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Questions Answered by Jonathon Howard Kaplan

1 Answer | Asked in Civil Litigation and Employment Law for California on

Q: Recently terminated, as a cook. Was informed by letter that I was recorded on audio, I was unaware, nor had I consented.

What steps do I take from here? There are other issues related to termination (coming to employer several times with health and safety issues, schedule, prep, etc., demotion after repeated raising of concerns, and a verbal agreement prior that wasn't being adhered to, of which I also voiced... Read more »

Jonathon Howard Kaplan answered on Apr 5, 2018

It sounds like you might have a case for wrongful termination. In addition, you may have a claim against your employer if they recorded you without your consent, which is a felony in California. Contact an employment lawyer for help.

1 Answer | Asked in Employment Law for California on

Q: I worked full-time and decided to go to on-call status. During my full-time status, I accrued 40hrs PTO.

I did not request this as cash out since I was staying as on-call. During that time, 2 months or more passed and I only worked one on-call shift, but stayed on the list and still did not request PTO cash out, just in case I was offered a shift in the future that I could take.

I recently... Read more »

Jonathon Howard Kaplan answered on Apr 5, 2018

If you are no longer working for the company, they were required to cash you out immediately. If they do not do so, they could be liable to you for a waiting penalty equal to your daily rate multiplied by the number of days you haven't been paid, up to 30 days. Consider contacting an employment... Read more »

1 Answer | Asked in Employment Law for California on

Q: I am terminating an employee. He was paid already for the last job he completed. Do I need to issue a final paycheck?

I am terminating this employee for attendance. We pay our employees after jobs are completed. He completed his last assignment and was paid. Do I need to issue him a final paycheck with the amount $0 (since he has not worked since his last paycheck) or am I not required to do this and only serve... Read more »

Jonathon Howard Kaplan answered on Apr 4, 2018

Under California's Labor Code you must pay the employee all wages that were earned and unpaid when you fired the employee on his last day of work. For purposes of the law, unpaid wages includes earned and unused vacation, missed meal breaks and rest periods, as well as overtime. If you did not cash... Read more »

1 Answer | Asked in Employment Law for California on

Q: Can an employer force me to not clock in on my 5th work day if I’ve already worked 40 hrs by my 4th day?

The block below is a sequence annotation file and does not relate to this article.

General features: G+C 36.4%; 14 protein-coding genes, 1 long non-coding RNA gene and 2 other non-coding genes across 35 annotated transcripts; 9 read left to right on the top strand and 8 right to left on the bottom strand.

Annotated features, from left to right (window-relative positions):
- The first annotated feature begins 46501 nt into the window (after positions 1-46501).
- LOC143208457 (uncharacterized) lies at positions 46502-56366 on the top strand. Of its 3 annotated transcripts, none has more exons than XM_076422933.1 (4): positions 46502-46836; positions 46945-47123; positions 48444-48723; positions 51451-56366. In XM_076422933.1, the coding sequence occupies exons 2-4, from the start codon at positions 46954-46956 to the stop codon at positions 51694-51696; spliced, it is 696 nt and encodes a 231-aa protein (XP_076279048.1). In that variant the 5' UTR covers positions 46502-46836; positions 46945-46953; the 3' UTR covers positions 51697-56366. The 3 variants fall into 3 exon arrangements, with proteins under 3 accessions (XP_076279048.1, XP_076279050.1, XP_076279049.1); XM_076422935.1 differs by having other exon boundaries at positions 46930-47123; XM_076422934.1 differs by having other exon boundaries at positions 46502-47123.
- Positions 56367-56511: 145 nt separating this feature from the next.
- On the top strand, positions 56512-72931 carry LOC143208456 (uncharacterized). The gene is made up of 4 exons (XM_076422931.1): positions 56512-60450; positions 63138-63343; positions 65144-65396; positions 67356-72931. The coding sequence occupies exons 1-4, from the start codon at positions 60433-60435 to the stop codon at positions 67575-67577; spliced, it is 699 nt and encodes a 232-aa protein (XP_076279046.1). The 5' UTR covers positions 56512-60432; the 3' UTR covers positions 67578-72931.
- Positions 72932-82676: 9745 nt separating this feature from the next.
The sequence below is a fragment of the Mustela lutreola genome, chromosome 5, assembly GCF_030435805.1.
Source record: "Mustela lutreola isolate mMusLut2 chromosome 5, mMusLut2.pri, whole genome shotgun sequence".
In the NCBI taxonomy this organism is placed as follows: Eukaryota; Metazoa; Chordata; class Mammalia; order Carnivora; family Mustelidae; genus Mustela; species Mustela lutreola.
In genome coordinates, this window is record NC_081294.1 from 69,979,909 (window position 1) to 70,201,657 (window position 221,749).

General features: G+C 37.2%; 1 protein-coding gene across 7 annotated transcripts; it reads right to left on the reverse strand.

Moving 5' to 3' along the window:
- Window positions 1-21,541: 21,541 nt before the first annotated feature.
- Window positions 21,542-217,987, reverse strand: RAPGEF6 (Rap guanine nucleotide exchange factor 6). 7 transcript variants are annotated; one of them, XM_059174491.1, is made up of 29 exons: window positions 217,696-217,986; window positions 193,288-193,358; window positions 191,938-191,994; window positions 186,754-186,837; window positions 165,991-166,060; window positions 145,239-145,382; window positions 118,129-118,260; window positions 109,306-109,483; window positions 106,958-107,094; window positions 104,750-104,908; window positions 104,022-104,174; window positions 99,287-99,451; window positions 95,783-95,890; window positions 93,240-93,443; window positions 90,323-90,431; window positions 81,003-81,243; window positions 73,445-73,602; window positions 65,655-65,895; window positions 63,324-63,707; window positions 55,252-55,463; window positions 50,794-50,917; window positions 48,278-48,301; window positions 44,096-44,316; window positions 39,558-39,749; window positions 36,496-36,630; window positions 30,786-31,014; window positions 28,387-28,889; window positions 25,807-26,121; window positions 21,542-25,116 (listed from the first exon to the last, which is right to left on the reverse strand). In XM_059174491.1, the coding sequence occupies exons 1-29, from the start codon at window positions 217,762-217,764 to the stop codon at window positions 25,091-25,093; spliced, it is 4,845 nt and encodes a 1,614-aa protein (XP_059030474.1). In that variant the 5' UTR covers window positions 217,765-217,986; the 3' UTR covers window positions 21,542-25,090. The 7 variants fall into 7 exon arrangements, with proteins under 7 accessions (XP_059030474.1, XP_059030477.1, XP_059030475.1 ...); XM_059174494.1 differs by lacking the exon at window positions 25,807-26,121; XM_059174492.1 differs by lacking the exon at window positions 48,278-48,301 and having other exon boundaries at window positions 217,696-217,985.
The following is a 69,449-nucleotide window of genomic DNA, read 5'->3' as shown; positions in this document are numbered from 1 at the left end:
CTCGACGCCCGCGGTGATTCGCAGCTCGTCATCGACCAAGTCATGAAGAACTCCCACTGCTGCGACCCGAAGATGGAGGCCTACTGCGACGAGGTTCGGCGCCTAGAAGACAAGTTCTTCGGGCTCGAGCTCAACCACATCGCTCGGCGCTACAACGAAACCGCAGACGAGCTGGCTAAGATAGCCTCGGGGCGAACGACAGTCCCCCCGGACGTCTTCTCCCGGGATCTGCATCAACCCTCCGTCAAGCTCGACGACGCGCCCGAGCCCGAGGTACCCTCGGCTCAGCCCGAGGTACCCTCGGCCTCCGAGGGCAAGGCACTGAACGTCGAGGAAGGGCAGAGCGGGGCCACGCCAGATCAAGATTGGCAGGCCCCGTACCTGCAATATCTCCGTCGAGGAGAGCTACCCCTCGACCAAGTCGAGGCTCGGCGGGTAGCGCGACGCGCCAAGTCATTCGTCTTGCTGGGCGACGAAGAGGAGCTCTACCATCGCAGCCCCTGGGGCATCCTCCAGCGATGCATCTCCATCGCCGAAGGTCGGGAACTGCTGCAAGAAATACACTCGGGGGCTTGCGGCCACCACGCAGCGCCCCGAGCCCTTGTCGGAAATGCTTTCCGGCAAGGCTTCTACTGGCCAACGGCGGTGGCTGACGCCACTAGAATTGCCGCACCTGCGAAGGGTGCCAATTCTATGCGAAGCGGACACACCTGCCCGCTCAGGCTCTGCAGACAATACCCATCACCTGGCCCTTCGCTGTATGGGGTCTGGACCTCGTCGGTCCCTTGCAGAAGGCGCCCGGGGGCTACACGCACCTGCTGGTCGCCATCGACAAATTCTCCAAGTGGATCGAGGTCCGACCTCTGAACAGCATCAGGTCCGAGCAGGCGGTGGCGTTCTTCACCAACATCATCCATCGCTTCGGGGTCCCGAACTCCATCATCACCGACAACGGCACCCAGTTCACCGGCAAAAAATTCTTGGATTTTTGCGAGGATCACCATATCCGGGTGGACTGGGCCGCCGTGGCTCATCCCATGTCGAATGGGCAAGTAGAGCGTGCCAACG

I’m a remote field service technician employee based in California and my company is based in Nevada. We have a policy that states the remote employees labor laws will be based on their home location.

My job is forcing us to cut OT. For example, if I already have worked 40 hours by my... Read more »

Jonathon Howard Kaplan answered on Apr 4, 2018

The answer to your question does NOT fall in a gray area. It is unlawful for an employer not to pay you for your work. If you are a non-exempt employee, when you work overtime your employer must pay you premium pay. An employee must be paid one and one-half times his or her regular rate of pay... Read more »

1 Answer | Asked in Employment Law for California on

Q: Offer letter states that company will not pay if employee/contractor is terminated from project within first 10 days.

In the employment contract/offer letter I signed it says company will not pay if employee/contractor is terminated from the project due to his performance for a minimum of 10 working days from the start of the assignment. Is this legal? Company is in Michigan however I and the work location are in... Read more »

Jonathon Howard Kaplan answered on Apr 4, 2018

In California, employees must be paid for all work performed. An employer's failure to pay the promised wage--or at least minimum wage--for work is considered wage theft and carries stiff penalties. This is not a lawful provision in the employment contract, and if you were not paid for your work,... Read more »

1 Answer | Asked in Employment Law for California on

Q: Can an employer invoke the respondeat superior doctrine in a civil lawsuit ? Or does only the plaintiff can ?

Jonathon Howard Kaplan answered on Apr 4, 2018

Respondeat superior is a well-established doctrine that says an employer is liable for the acts of its employees that are committed within the scope of their employment. The doctrine is used by plaintiffs to make businesses pay for damages caused by their employees. For example, if you are hit by... Read more »

2 Answers | Asked in Civil Rights and Constitutional Law for California on

Q: Don't laws prohibiting gun ownership violate the 2nd Amendment.?

2nd Amend has the words "shall not be infringed." Statutory construction states that "shall" is mandatory. Any law, statute, code or regulation that prohibits a person from owning a gun is an infringement. Wouldn't the clear language of the 2nd Amendment prohibit this making those laws null and... Read more »

Jonathon Howard Kaplan answered on Apr 4, 2018

No. The right to bear arms guaranteed by the Second Amendment is not absolute. It must be balanced against other rights and interests.

The United States Supreme Court stated as much in the landmark case of D.C. v. Heller:

"Like most rights, the Second Amendment right is not...
Read more »

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